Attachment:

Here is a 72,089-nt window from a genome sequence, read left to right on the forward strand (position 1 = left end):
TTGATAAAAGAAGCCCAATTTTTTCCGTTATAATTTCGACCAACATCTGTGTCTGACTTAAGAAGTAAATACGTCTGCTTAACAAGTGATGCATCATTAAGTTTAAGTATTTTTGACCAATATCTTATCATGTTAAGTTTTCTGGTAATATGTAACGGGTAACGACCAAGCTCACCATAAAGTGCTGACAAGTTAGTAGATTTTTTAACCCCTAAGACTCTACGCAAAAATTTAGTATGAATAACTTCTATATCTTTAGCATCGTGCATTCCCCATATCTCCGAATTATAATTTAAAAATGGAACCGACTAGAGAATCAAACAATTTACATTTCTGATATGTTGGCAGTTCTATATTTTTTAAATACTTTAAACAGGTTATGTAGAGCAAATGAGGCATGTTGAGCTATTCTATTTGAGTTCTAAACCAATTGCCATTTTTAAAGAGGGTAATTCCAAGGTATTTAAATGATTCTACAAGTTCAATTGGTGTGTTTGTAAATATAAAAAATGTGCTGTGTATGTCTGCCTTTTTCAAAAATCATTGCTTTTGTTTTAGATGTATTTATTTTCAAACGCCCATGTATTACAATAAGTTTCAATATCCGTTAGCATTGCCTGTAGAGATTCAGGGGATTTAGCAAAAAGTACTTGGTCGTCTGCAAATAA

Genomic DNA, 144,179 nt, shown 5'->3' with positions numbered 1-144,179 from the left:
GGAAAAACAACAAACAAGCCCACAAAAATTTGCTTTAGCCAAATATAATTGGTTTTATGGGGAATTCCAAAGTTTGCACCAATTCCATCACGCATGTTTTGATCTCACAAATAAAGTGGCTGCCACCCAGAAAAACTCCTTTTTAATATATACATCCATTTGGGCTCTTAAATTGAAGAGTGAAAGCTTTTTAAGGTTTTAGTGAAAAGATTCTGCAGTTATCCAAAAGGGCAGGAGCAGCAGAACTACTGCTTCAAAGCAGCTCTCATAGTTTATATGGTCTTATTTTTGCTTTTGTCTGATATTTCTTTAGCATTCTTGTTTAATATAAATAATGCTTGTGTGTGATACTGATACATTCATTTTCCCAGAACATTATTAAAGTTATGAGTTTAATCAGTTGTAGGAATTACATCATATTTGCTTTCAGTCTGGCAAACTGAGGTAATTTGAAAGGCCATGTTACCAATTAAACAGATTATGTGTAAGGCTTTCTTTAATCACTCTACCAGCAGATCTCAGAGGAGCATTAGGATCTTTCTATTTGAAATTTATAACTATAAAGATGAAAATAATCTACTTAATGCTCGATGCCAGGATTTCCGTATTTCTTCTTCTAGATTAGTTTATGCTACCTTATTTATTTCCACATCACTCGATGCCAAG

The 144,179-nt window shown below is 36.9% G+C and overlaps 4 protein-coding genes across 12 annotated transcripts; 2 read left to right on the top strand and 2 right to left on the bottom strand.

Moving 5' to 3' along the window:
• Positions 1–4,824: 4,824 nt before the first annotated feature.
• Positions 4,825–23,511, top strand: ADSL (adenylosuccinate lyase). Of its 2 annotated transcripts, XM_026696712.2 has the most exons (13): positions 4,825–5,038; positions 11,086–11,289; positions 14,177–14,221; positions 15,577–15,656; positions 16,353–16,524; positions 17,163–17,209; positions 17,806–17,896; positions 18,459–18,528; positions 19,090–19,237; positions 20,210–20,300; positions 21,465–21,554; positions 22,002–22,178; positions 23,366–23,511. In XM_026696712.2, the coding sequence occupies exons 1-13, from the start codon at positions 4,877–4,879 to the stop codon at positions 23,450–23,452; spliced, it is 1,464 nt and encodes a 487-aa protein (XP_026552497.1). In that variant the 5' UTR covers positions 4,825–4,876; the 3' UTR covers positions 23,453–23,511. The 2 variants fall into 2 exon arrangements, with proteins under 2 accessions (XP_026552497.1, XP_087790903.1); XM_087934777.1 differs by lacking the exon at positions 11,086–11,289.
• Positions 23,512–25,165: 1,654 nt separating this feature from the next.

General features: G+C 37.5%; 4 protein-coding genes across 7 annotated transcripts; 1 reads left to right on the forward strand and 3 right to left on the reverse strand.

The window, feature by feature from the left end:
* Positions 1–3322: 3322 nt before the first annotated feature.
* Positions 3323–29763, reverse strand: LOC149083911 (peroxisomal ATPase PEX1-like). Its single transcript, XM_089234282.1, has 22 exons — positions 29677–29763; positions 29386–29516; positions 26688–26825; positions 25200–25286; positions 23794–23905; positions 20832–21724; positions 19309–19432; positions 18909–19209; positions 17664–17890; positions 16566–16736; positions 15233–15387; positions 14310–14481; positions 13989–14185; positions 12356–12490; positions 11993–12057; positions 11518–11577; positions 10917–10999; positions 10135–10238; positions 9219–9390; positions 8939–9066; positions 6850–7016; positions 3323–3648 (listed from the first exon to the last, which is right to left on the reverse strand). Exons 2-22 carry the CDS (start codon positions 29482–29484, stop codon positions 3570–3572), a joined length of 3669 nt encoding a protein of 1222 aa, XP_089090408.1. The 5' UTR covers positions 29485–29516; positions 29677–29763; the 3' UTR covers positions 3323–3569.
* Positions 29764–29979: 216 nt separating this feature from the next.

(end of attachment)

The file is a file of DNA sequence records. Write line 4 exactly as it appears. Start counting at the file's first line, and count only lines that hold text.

GGAAAAACAACAAACAAGCCCACAAAAATTTGCTTTAGCCAAATATAATTGGTTTTATGGGGAATTCCAAAGTTTGCACCAATTCCATCACGCATGTTTTGATCTCACAAATAAAGTGGCTGCCACCCAGAAAAACTCCTTTTTAATATATACATCCATTTGGGCTCTTAAATTGAAGAGTGAAAGCTTTTTAAGGTTTTAGTGAAAAGATTCTGCAGTTATCCAAAAGGGCAGGAGCAGCAGAACTACTGCTTCAAAGCAGCTCTCATAGTTTATATGGTCTTATTTTTGCTTTTGTCTGATATTTCTTTAGCATTCTTGTTTAATATAAATAATGCTTGTGTGTGATACTGATACATTCATTTTCCCAGAACATTATTAAAGTTATGAGTTTAATCAGTTGTAGGAATTACATCATATTTGCTTTCAGTCTGGCAAACTGAGGTAATTTGAAAGGCCATGTTACCAATTAAACAGATTATGTGTAAGGCTTTCTTTAATCACTCTACCAGCAGATCTCAGAGGAGCATTAGGATCTTTCTATTTGAAATTTATAACTATAAAGATGAAAATAATCTACTTAATGCTCGATGCCAGGATTTCCGTATTTCTTCTTCTAGATTAGTTTATGCTACCTTATTTATTTCCACATCACTCGATGCCAAG